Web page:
There’s no need for a ‘walk of shame’
No released inmate should have to walk miles from jail to town in the dark.
As Sami Edge reported on Sunday, inmates from the Santa Fe County jail often strike out on foot after being released. They take off along N.M. 14 — it’s 6.4 miles to the mall, 8.4 miles to the homeless shelter and 12 miles to the Plaza — trying to reach safety. One inmate, Alan Cruthirds, tried to cross Interstate 25 and died in the attempt almost three years ago. His family still wonders what happened.
We can’t know why someone released from jail on a misdemeanor charge of drinking alcohol in public attempted to cross an interstate. But we do know that the jail and its employees must do more to make sure inmates aren’t at risk.
Start with how prisoners are released. Time the departure from jail to correspond with public transportation that does serve the area; this may take coordination with the courts and how release orders are sent. Free Blue Buses from the North Central Regional Transportation system run each day; prisoners can take those if they don’t have a ride.Don’t release inmates at 2 a.m.
Our reporter was told that odd-hour releases happen because once the paperwork is done, the inmates have to be let go. If that’s the case — whether by law or policy — change either or both; bureaucrats must take control of how people go through the system so that they are safe.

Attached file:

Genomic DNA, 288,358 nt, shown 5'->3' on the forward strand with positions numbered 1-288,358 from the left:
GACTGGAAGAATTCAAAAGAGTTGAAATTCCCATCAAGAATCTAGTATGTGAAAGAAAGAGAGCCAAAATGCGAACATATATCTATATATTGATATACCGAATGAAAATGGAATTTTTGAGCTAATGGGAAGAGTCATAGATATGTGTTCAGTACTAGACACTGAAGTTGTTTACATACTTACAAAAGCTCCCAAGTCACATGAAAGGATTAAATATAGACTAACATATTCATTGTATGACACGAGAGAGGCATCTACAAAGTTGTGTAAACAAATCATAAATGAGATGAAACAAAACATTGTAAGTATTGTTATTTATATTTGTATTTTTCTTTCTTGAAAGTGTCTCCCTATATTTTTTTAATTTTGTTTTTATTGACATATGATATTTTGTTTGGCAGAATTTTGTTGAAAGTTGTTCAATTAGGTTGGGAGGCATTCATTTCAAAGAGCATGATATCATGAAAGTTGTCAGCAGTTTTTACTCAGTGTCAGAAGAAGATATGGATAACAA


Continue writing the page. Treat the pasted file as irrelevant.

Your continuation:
Too, released inmates say they aren’t aware of transportation options. So that needs to be fixed. Put up signs. Make sure lawyers are told about rides for their clients. Do everything possible so that inmates don’t just take off walking — if need be, forbid it. In Albuquerque, the Metropolitan Detention Center is 15 miles from downtown. Inmates without a personal ride must take jail transportation. Prisoners don’t walk. They aren’t allowed that choice.
To be fair, jail officials have inmates sign a waiver and many inmates who later choose to walk do sign the paper saying they turned down a ride. There’s a disconnect in what is available and what inmates believe. Some are just too impatient to wait.
That gets back to timing issues. Release people at times when transportation is there. Let people know that buses are available. With more predictable release times, the rides the jail does offer can happen without prisoners having to wait hours until an employee is free.
Work it into the schedule that someone is available to move people out; evidently, the county drops ex-inmates off at the juvenile facility on Airport Road (if, that is, the people being released actually understand the rides are available).
Otherwise, people will keep on walking. At an Allsup’s on N.M. 14, an employee told our reporter that he sees as many as five released inmates stop at the store nearly every day.
Seeing the wandering ex-inmates makes customers uncomfortable; often, the former prisoners have nowhere to go and no one to call. All the more reason that Santa Fe County should make sure they arrive in town in one piece.
Remember, too, the elephant in the room — many of the people being released are mentally ill and are vulnerable after a stay in jail. Help them, so they aren’t in danger.
Santa Fe County Commissioners, county bosses and others — this is a problem that can be fixed. Get to it.